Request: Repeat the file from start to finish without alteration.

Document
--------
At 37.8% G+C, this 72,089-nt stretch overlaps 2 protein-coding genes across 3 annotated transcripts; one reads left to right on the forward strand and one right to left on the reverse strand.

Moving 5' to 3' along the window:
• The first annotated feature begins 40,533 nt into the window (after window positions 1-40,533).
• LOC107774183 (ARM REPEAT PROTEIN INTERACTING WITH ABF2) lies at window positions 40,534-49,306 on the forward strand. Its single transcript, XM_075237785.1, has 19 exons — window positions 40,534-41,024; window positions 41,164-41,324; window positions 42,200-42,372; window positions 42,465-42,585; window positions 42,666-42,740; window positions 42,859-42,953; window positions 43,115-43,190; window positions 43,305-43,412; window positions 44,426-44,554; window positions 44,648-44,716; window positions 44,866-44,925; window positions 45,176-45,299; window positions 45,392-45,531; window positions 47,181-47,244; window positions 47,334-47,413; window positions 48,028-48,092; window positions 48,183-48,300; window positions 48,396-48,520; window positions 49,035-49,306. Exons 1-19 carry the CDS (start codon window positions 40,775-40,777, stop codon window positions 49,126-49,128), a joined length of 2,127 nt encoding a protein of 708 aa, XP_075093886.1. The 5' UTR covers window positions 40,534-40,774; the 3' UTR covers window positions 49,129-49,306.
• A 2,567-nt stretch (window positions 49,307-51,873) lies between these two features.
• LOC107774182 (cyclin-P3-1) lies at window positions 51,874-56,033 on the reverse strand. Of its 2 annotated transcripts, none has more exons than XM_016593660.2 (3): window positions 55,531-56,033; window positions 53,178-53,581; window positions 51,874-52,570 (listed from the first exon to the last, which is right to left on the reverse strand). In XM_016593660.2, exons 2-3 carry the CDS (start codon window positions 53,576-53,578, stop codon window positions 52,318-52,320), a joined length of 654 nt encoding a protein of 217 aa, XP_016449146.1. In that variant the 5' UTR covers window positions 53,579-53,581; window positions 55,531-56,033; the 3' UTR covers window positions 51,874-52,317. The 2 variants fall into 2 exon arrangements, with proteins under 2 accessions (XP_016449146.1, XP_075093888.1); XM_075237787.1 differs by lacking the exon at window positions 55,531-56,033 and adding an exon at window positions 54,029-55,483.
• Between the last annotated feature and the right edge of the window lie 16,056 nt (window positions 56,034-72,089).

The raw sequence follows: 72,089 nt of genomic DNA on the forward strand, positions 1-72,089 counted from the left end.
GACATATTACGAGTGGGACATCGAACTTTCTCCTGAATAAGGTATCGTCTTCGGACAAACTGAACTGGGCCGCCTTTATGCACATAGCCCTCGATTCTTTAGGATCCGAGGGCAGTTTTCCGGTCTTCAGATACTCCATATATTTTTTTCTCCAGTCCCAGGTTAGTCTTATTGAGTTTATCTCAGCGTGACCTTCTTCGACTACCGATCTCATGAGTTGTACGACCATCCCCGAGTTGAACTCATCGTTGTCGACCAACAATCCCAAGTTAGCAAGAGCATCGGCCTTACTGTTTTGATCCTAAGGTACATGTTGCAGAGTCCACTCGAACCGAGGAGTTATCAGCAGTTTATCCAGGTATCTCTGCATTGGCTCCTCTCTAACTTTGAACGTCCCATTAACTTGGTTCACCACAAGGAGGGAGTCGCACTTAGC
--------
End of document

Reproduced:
At 37.8% G+C, this 72,089-nt stretch overlaps 2 protein-coding genes across 3 annotated transcripts; one reads left to right on the forward strand and one right to left on the reverse strand.

Moving 5' to 3' along the window:
• The first annotated feature begins 40,533 nt into the window (after window positions 1-40,533).
• LOC107774183 (ARM REPEAT PROTEIN INTERACTING WITH ABF2) lies at window positions 40,534-49,306 on the forward strand. Its single transcript, XM_075237785.1, has 19 exons — window positions 40,534-41,024; window positions 41,164-41,324; window positions 42,200-42,372; window positions 42,465-42,585; window positions 42,666-42,740; window positions 42,859-42,953; window positions 43,115-43,190; window positions 43,305-43,412; window positions 44,426-44,554; window positions 44,648-44,716; window positions 44,866-44,925; window positions 45,176-45,299; window positions 45,392-45,531; window positions 47,181-47,244; window positions 47,334-47,413; window positions 48,028-48,092; window positions 48,183-48,300; window positions 48,396-48,520; window positions 49,035-49,306. Exons 1-19 carry the CDS (start codon window positions 40,775-40,777, stop codon window positions 49,126-49,128), a joined length of 2,127 nt encoding a protein of 708 aa, XP_075093886.1. The 5' UTR covers window positions 40,534-40,774; the 3' UTR covers window positions 49,129-49,306.
• A 2,567-nt stretch (window positions 49,307-51,873) lies between these two features.
• LOC107774182 (cyclin-P3-1) lies at window positions 51,874-56,033 on the reverse strand. Of its 2 annotated transcripts, none has more exons than XM_016593660.2 (3): window positions 55,531-56,033; window positions 53,178-53,581; window positions 51,874-52,570 (listed from the first exon to the last, which is right to left on the reverse strand). In XM_016593660.2, exons 2-3 carry the CDS (start codon window positions 53,576-53,578, stop codon window positions 52,318-52,320), a joined length of 654 nt encoding a protein of 217 aa, XP_016449146.1. In that variant the 5' UTR covers window positions 53,579-53,581; window positions 55,531-56,033; the 3' UTR covers window positions 51,874-52,317. The 2 variants fall into 2 exon arrangements, with proteins under 2 accessions (XP_016449146.1, XP_075093888.1); XM_075237787.1 differs by lacking the exon at window positions 55,531-56,033 and adding an exon at window positions 54,029-55,483.
• Between the last annotated feature and the right edge of the window lie 16,056 nt (window positions 56,034-72,089).

The raw sequence follows: 72,089 nt of genomic DNA on the forward strand, positions 1-72,089 counted from the left end.
GACATATTACGAGTGGGACATCGAACTTTCTCCTGAATAAGGTATCGTCTTCGGACAAACTGAACTGGGCCGCCTTTATGCACATAGCCCTCGATTCTTTAGGATCCGAGGGCAGTTTTCCGGTCTTCAGATACTCCATATATTTTTTTCTCCAGTCCCAGGTTAGTCTTATTGAGTTTATCTCAGCGTGACCTTCTTCGACTACCGATCTCATGAGTTGTACGACCATCCCCGAGTTGAACTCATCGTTGTCGACCAACAATCCCAAGTTAGCAAGAGCATCGGCCTTACTGTTTTGATCCTAAGGTACATGTTGCAGAGTCCACTCGAACCGAGGAGTTATCAGCAGTTTATCCAGGTATCTCTGCATTGGCTCCTCTCTAACTTTGAACGTCCCATTAACTTGGTTCACCACAAGGAGGGAGTCGCACTTAGC